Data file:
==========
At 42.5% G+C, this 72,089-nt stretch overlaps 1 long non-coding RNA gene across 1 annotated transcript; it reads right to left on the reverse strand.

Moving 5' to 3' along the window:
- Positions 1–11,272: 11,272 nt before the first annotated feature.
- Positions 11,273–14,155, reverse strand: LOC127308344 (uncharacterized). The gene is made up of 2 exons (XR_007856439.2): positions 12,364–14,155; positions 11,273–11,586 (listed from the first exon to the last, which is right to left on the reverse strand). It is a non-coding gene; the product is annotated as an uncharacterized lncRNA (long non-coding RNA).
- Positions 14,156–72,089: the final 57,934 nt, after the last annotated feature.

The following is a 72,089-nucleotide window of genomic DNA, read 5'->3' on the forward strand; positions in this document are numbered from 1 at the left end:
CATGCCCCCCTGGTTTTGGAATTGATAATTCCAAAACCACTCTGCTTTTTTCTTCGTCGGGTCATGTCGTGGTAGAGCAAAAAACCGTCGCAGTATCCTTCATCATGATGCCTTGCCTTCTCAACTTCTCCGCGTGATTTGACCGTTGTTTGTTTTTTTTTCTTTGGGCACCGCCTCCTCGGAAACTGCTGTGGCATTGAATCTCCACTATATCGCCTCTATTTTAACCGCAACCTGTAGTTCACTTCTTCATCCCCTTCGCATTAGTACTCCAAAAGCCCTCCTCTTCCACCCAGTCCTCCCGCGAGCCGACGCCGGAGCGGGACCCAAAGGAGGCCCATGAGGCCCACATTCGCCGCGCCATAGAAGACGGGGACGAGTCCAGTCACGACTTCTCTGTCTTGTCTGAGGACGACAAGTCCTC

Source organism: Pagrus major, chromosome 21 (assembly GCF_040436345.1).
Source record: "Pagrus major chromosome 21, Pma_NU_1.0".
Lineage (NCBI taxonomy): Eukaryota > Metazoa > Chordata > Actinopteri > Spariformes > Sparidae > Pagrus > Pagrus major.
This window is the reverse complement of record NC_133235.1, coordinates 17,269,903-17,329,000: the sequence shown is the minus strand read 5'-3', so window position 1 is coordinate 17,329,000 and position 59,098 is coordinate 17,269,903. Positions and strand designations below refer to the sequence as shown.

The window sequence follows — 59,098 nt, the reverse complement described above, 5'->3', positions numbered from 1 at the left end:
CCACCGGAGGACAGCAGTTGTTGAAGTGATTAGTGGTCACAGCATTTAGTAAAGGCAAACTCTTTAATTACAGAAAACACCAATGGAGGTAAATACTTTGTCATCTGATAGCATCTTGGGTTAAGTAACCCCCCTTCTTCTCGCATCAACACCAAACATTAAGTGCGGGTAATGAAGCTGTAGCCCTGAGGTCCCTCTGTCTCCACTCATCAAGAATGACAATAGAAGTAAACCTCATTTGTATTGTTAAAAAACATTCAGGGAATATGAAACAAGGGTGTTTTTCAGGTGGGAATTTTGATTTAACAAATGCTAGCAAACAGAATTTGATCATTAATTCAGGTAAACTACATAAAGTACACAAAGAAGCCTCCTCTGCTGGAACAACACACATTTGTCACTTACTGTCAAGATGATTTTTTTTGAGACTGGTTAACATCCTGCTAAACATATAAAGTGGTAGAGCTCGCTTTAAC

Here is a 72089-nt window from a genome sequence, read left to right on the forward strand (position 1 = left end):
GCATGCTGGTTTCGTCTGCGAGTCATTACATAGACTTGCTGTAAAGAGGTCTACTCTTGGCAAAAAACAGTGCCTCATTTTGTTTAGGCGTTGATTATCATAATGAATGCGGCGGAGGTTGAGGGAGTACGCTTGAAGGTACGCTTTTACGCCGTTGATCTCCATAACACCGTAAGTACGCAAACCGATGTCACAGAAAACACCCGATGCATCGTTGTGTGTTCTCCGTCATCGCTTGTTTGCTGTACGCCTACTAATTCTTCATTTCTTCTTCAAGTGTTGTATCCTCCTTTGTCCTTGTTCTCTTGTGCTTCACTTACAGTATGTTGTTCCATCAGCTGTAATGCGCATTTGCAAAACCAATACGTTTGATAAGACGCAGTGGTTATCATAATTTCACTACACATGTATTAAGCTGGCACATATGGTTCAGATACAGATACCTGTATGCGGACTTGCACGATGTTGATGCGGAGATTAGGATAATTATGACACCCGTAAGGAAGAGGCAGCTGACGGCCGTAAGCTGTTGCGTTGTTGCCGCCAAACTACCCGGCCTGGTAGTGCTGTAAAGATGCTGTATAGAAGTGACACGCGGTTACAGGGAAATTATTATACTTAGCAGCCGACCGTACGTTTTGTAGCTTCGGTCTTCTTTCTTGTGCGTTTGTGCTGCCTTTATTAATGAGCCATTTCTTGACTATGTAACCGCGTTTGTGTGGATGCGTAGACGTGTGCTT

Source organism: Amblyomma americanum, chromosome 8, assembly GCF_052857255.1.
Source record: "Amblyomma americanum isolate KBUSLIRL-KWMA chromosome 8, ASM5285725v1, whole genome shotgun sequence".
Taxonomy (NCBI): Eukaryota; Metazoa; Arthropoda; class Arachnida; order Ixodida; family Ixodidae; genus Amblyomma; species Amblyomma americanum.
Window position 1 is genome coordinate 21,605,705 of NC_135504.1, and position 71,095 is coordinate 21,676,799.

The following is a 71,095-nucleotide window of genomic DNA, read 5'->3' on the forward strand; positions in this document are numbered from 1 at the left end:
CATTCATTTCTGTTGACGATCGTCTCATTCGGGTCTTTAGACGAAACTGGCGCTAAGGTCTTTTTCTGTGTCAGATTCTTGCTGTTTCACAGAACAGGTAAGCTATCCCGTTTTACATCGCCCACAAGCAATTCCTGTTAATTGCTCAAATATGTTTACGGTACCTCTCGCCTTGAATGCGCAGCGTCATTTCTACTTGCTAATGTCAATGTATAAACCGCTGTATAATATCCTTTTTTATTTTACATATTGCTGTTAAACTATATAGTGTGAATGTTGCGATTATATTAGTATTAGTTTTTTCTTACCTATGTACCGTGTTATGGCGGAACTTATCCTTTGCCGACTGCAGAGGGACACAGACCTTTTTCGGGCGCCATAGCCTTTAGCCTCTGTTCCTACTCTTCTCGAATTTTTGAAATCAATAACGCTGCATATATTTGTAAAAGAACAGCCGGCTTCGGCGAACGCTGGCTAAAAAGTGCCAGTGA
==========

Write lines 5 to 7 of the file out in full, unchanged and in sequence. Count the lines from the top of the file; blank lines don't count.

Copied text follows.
- Positions 14,156–72,089: the final 57,934 nt, after the last annotated feature.

The following is a 72,089-nucleotide window of genomic DNA, read 5'->3' on the forward strand; positions in this document are numbered from 1 at the left end:
CATGCCCCCCTGGTTTTGGAATTGATAATTCCAAAACCACTCTGCTTTTTTCTTCGTCGGGTCATGTCGTGGTAGAGCAAAAAACCGTCGCAGTATCCTTCATCATGATGCCTTGCCTTCTCAACTTCTCCGCGTGATTTGACCGTTGTTTGTTTTTTTTTCTTTGGGCACCGCCTCCTCGGAAACTGCTGTGGCATTGAATCTCCACTATATCGCCTCTATTTTAACCGCAACCTGTAGTTCACTTCTTCATCCCCTTCGCATTAGTACTCCAAAAGCCCTCCTCTTCCACCCAGTCCTCCCGCGAGCCGACGCCGGAGCGGGACCCAAAGGAGGCCCATGAGGCCCACATTCGCCGCGCCATAGAAGACGGGGACGAGTCCAGTCACGACTTCTCTGTCTTGTCTGAGGACGACAAGTCCTC